High Hydrogen Sulfide (H2S)
Sour gas cracking, also known as sulfide stress cracking (SSC), is the deterioration of metal due to contact with hydrogen sulfide (H2S) and moisture. H2S becomes severely corrosive in the presence of water. This condition can lead to embrittlement of the material, resulting in cracking under the combined action of tensile stress and corrosion.
How It Forms
The risk of SSC increases when the following factors increase:
- The metal must be susceptible to SSC
- The environment must be sufficiently sour (high in H2S)
- The tensile stress (applied + residual) must be above a critical level
Increased risk for SSC occurs when greater amounts of the following occur, compared to materials less likely to experience SSC:
- Material hardness/tensile strength
- Hydrogen ion concentration (lower pH value)
- H2S partial pressure
- Total tensile stress (applied + residual)
- Exposure time
The risk of SSC increases at lower temperatures where materials tend to be less ductile.
The NACE MR0175/ISO 15156 standard describes suitable materials for sour environments in oil and gas production. For more help selecting components for sour oilfields, refer to Selecting fluid system components for use in sour oilfields.
Hydrogen atoms can diffuse into metals, making them brittle. All materials susceptible to hydrogen embrittlement are also very susceptible to stress corrosion cracking.
How It Forms
Hydrogen-induced cracking can occur if the metal is subject to static or cyclic tensile stress. Hydrogen can cause changes in the mechanical properties and behavior of the metal, including:
- Reduction of ductility (elongation and reduction of area)
- Reduction of impact strength and fracture toughness
- Increased fatigue behavior
Hydrogen embrittlement can be avoided by selecting material resistant to hydrogen, such as austenitic alloys with nickel content between 10% and 30%.
Source: G.R. Caskey, Hydrogen Compatibility Handbook for Stainless Steels (1983)
To understand intergranular corrosion (IGC), consider that all metals consist of individual grains. Within each grain, the atoms are systematically arranged, forming a three-dimensional lattice. IGC attacks the material along the grain boundaries (where the grains that make up the metal come together).
How It Forms
During welding, heat treatment, or exposure to high temperatures, carbides can begin to form on grain boundaries. These carbide precipitates can grow larger in time. This carbide formation affects the uniform distribution of elements within the metal by robbing material adjacent to grain boundaries of important elements, such as chromium. When corrosive fluids (like acids) attack the chromium-depleted regions, intergranular cracks can form. These cracks can propagate throughout a material and stay undetected, making IGC a dangerous form of corrosion.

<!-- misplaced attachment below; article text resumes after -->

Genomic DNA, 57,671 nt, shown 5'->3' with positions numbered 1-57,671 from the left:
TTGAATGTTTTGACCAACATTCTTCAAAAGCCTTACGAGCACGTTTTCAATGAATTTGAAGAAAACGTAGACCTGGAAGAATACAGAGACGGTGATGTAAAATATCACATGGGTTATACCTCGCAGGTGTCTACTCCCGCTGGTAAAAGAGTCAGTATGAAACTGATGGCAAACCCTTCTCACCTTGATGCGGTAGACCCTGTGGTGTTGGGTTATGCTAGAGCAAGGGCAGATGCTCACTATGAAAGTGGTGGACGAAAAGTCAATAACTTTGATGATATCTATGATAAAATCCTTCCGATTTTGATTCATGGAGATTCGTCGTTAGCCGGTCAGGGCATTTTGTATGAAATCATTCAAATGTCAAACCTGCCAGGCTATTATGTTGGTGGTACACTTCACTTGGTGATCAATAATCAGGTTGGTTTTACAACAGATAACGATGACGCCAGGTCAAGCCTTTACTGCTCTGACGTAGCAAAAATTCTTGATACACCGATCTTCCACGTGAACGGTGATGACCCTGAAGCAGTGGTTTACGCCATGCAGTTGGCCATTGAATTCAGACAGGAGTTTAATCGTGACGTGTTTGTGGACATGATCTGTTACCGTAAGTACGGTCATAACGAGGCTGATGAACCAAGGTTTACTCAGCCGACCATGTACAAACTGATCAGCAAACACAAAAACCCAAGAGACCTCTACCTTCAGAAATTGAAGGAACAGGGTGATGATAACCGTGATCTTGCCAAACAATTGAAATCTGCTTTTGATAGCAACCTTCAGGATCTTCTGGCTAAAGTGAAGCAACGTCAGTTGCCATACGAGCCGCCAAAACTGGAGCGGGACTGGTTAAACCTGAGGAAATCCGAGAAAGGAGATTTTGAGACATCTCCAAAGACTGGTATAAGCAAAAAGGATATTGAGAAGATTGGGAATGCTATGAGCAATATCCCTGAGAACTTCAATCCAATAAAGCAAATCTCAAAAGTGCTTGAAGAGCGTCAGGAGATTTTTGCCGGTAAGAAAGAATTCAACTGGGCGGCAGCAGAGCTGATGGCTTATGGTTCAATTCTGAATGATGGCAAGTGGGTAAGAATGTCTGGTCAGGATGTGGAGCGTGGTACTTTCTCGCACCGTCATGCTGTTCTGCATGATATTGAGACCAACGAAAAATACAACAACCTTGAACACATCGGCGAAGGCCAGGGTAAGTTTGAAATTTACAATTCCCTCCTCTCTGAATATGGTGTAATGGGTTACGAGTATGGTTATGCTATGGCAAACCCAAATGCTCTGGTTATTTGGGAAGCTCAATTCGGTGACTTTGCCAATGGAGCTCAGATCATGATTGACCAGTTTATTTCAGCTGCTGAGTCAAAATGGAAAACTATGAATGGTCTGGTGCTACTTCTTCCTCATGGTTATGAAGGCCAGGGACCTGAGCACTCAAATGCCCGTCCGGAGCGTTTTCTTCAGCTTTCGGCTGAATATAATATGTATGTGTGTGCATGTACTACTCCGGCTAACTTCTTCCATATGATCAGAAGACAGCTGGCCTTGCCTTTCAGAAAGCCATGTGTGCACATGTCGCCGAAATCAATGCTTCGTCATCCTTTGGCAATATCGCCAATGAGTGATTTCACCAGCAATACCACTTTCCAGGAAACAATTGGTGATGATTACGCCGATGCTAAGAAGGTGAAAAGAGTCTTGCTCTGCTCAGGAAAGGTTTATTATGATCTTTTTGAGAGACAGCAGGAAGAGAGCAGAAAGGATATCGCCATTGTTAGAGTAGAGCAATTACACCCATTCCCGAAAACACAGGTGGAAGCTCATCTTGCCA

Galvanic Corrosion in the Presence of an Electrolyte
Galvanic corrosion occurs when materials with a dissimilar electrode potential are in contact in the presence of an electrolyte.
The passive layer on stainless steel consists of a very thin chromium-rich oxide film that automatically forms in ambient air and protects the material from corrosion. The passive layer makes a material more noble and less susceptible to corrosion. The compatibility of metals can be determined by the Anodic Index, which describes the potential or voltage difference of metals measured in seawater against a standard electrode.
How It Forms
When the potential difference between two dissimilar metals in the presence of an electrolyte is too great, the material’s passive layer begins to break down.
To avoid galvanic corrosion, choose materials with a voltage difference that does not exceed 0.2V. For example, a 316 stainless steel fitting (-0.05V) with 6-Moly tubing (0.00V) would result in a voltage of 0.05V between the two alloys. This voltage is significantly less than 0.2V, meaning the risk of galvanic corrosion is low.
1 Reprinted from Science Direct, Volume 1, Issue 3, S.M.R. Ziaei, A.H. Kokabi, M. Nasr-Esehani, Sulfide Stress Corrosion Cracking and Hydrogen Induced Cracking of A216-WCC Wellhead Flow Control Valve Body case study, Pages 223-224, July 2013 with permission from Elsevier.
2 Hydrogen Embrittlement Image Courtesy of Salim Brahimi, IBECA Technologies Corp.